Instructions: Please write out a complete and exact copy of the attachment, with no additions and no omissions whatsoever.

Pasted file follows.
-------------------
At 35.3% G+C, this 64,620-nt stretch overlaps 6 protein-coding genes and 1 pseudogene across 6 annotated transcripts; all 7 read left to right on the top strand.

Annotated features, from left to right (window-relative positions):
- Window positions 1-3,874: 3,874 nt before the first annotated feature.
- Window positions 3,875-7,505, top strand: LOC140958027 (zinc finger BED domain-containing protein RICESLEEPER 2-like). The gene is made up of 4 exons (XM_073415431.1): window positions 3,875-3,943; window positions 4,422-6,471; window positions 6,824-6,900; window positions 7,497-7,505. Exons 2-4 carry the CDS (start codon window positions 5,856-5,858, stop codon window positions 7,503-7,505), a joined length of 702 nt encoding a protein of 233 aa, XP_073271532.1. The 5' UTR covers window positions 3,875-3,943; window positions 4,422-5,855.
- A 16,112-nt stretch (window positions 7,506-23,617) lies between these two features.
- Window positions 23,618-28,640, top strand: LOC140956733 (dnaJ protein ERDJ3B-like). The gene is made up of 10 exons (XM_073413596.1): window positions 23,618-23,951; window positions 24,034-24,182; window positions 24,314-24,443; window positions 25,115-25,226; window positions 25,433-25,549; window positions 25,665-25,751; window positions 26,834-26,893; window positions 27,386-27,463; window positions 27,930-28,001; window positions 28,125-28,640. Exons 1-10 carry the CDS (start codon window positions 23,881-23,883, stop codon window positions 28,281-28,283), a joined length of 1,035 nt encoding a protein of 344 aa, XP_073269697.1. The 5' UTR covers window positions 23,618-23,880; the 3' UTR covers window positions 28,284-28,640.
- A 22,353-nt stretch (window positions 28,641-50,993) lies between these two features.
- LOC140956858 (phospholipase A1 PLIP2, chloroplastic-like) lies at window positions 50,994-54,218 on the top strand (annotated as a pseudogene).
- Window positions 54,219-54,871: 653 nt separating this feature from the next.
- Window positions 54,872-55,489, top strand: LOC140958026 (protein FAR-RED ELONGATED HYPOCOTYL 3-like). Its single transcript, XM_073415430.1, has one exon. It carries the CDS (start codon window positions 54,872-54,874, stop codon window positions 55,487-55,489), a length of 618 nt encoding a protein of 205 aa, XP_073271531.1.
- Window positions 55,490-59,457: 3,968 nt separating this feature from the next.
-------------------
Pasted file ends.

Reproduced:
At 35.3% G+C, this 64,620-nt stretch overlaps 6 protein-coding genes and 1 pseudogene across 6 annotated transcripts; all 7 read left to right on the top strand.

Annotated features, from left to right (window-relative positions):
- Window positions 1-3,874: 3,874 nt before the first annotated feature.
- Window positions 3,875-7,505, top strand: LOC140958027 (zinc finger BED domain-containing protein RICESLEEPER 2-like). The gene is made up of 4 exons (XM_073415431.1): window positions 3,875-3,943; window positions 4,422-6,471; window positions 6,824-6,900; window positions 7,497-7,505. Exons 2-4 carry the CDS (start codon window positions 5,856-5,858, stop codon window positions 7,503-7,505), a joined length of 702 nt encoding a protein of 233 aa, XP_073271532.1. The 5' UTR covers window positions 3,875-3,943; window positions 4,422-5,855.
- A 16,112-nt stretch (window positions 7,506-23,617) lies between these two features.
- Window positions 23,618-28,640, top strand: LOC140956733 (dnaJ protein ERDJ3B-like). The gene is made up of 10 exons (XM_073413596.1): window positions 23,618-23,951; window positions 24,034-24,182; window positions 24,314-24,443; window positions 25,115-25,226; window positions 25,433-25,549; window positions 25,665-25,751; window positions 26,834-26,893; window positions 27,386-27,463; window positions 27,930-28,001; window positions 28,125-28,640. Exons 1-10 carry the CDS (start codon window positions 23,881-23,883, stop codon window positions 28,281-28,283), a joined length of 1,035 nt encoding a protein of 344 aa, XP_073269697.1. The 5' UTR covers window positions 23,618-23,880; the 3' UTR covers window positions 28,284-28,640.
- A 22,353-nt stretch (window positions 28,641-50,993) lies between these two features.
- LOC140956858 (phospholipase A1 PLIP2, chloroplastic-like) lies at window positions 50,994-54,218 on the top strand (annotated as a pseudogene).
- Window positions 54,219-54,871: 653 nt separating this feature from the next.
- Window positions 54,872-55,489, top strand: LOC140958026 (protein FAR-RED ELONGATED HYPOCOTYL 3-like). Its single transcript, XM_073415430.1, has one exon. It carries the CDS (start codon window positions 54,872-54,874, stop codon window positions 55,487-55,489), a length of 618 nt encoding a protein of 205 aa, XP_073271531.1.
- Window positions 55,490-59,457: 3,968 nt separating this feature from the next.